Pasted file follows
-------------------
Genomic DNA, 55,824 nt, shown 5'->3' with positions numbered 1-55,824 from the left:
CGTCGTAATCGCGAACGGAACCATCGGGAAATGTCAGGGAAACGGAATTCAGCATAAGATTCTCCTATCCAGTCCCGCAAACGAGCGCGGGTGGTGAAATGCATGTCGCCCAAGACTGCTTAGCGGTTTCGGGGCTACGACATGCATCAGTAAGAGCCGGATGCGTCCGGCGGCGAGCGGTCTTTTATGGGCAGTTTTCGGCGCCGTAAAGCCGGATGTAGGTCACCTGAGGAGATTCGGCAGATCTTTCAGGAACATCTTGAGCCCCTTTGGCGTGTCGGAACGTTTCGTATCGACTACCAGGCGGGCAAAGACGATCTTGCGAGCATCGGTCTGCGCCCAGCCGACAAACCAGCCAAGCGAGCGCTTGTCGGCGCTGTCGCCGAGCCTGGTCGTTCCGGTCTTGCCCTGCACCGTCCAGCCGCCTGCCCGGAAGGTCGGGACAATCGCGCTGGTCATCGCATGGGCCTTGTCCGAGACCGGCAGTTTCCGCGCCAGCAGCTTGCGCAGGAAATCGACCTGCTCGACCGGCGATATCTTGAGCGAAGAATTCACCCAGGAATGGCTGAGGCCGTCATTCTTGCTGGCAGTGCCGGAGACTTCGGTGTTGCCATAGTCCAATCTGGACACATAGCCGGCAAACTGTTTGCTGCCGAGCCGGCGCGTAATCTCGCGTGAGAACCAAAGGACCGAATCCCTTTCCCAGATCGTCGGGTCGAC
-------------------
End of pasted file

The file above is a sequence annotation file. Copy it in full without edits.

Genomic DNA, 55,824 nt, shown 5'->3' with positions numbered 1-55,824 from the left:
CGTCGTAATCGCGAACGGAACCATCGGGAAATGTCAGGGAAACGGAATTCAGCATAAGATTCTCCTATCCAGTCCCGCAAACGAGCGCGGGTGGTGAAATGCATGTCGCCCAAGACTGCTTAGCGGTTTCGGGGCTACGACATGCATCAGTAAGAGCCGGATGCGTCCGGCGGCGAGCGGTCTTTTATGGGCAGTTTTCGGCGCCGTAAAGCCGGATGTAGGTCACCTGAGGAGATTCGGCAGATCTTTCAGGAACATCTTGAGCCCCTTTGGCGTGTCGGAACGTTTCGTATCGACTACCAGGCGGGCAAAGACGATCTTGCGAGCATCGGTCTGCGCCCAGCCGACAAACCAGCCAAGCGAGCGCTTGTCGGCGCTGTCGCCGAGCCTGGTCGTTCCGGTCTTGCCCTGCACCGTCCAGCCGCCTGCCCGGAAGGTCGGGACAATCGCGCTGGTCATCGCATGGGCCTTGTCCGAGACCGGCAGTTTCCGCGCCAGCAGCTTGCGCAGGAAATCGACCTGCTCGACCGGCGATATCTTGAGCGAAGAATTCACCCAGGAATGGCTGAGGCCGTCATTCTTGCTGGCAGTGCCGGAGACTTCGGTGTTGCCATAGTCCAATCTGGACACATAGCCGGCAAACTGTTTGCTGCCGAGCCGGCGCGTAATCTCGCGTGAGAACCAAAGGACCGAATCCCTTTCCCAGATCGTCGGGTCGAC